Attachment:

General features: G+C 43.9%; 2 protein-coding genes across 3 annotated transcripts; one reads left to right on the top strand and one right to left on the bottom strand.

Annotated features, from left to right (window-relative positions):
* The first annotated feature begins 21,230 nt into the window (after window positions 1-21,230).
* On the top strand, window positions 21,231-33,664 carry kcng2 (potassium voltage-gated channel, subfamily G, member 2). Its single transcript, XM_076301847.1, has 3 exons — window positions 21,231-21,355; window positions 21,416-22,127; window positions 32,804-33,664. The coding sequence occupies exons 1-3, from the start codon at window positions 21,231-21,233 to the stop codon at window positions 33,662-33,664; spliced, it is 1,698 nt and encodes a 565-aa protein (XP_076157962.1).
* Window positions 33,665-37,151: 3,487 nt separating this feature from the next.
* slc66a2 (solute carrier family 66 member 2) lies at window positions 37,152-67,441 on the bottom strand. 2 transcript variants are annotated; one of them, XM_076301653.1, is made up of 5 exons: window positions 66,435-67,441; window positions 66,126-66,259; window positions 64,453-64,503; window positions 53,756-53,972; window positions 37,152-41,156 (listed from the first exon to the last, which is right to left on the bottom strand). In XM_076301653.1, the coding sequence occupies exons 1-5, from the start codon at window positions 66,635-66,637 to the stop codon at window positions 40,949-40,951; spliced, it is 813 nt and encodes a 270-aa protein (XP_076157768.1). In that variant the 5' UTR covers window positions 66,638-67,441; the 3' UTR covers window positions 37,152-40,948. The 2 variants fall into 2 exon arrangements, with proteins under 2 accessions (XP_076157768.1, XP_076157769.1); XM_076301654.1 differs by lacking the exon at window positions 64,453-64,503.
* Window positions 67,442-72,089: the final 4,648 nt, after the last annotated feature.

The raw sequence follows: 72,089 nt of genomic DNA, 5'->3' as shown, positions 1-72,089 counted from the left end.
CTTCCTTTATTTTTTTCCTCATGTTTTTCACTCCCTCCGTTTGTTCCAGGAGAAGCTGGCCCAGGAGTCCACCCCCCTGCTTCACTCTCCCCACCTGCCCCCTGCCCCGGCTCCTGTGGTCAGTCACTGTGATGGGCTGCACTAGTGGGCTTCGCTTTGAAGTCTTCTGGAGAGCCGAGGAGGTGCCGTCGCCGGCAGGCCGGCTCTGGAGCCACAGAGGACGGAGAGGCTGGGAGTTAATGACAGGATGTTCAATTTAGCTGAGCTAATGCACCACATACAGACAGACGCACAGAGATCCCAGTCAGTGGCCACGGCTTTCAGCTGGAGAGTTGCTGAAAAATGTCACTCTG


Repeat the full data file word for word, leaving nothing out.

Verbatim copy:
General features: G+C 43.9%; 2 protein-coding genes across 3 annotated transcripts; one reads left to right on the top strand and one right to left on the bottom strand.

Annotated features, from left to right (window-relative positions):
* The first annotated feature begins 21,230 nt into the window (after window positions 1-21,230).
* On the top strand, window positions 21,231-33,664 carry kcng2 (potassium voltage-gated channel, subfamily G, member 2). Its single transcript, XM_076301847.1, has 3 exons — window positions 21,231-21,355; window positions 21,416-22,127; window positions 32,804-33,664. The coding sequence occupies exons 1-3, from the start codon at window positions 21,231-21,233 to the stop codon at window positions 33,662-33,664; spliced, it is 1,698 nt and encodes a 565-aa protein (XP_076157962.1).
* Window positions 33,665-37,151: 3,487 nt separating this feature from the next.
* slc66a2 (solute carrier family 66 member 2) lies at window positions 37,152-67,441 on the bottom strand. 2 transcript variants are annotated; one of them, XM_076301653.1, is made up of 5 exons: window positions 66,435-67,441; window positions 66,126-66,259; window positions 64,453-64,503; window positions 53,756-53,972; window positions 37,152-41,156 (listed from the first exon to the last, which is right to left on the bottom strand). In XM_076301653.1, the coding sequence occupies exons 1-5, from the start codon at window positions 66,635-66,637 to the stop codon at window positions 40,949-40,951; spliced, it is 813 nt and encodes a 270-aa protein (XP_076157768.1). In that variant the 5' UTR covers window positions 66,638-67,441; the 3' UTR covers window positions 37,152-40,948. The 2 variants fall into 2 exon arrangements, with proteins under 2 accessions (XP_076157768.1, XP_076157769.1); XM_076301654.1 differs by lacking the exon at window positions 64,453-64,503.
* Window positions 67,442-72,089: the final 4,648 nt, after the last annotated feature.

The raw sequence follows: 72,089 nt of genomic DNA, 5'->3' as shown, positions 1-72,089 counted from the left end.
CTTCCTTTATTTTTTTCCTCATGTTTTTCACTCCCTCCGTTTGTTCCAGGAGAAGCTGGCCCAGGAGTCCACCCCCCTGCTTCACTCTCCCCACCTGCCCCCTGCCCCGGCTCCTGTGGTCAGTCACTGTGATGGGCTGCACTAGTGGGCTTCGCTTTGAAGTCTTCTGGAGAGCCGAGGAGGTGCCGTCGCCGGCAGGCCGGCTCTGGAGCCACAGAGGACGGAGAGGCTGGGAGTTAATGACAGGATGTTCAATTTAGCTGAGCTAATGCACCACATACAGACAGACGCACAGAGATCCCAGTCAGTGGCCACGGCTTTCAGCTGGAGAGTTGCTGAAAAATGTCACTCTG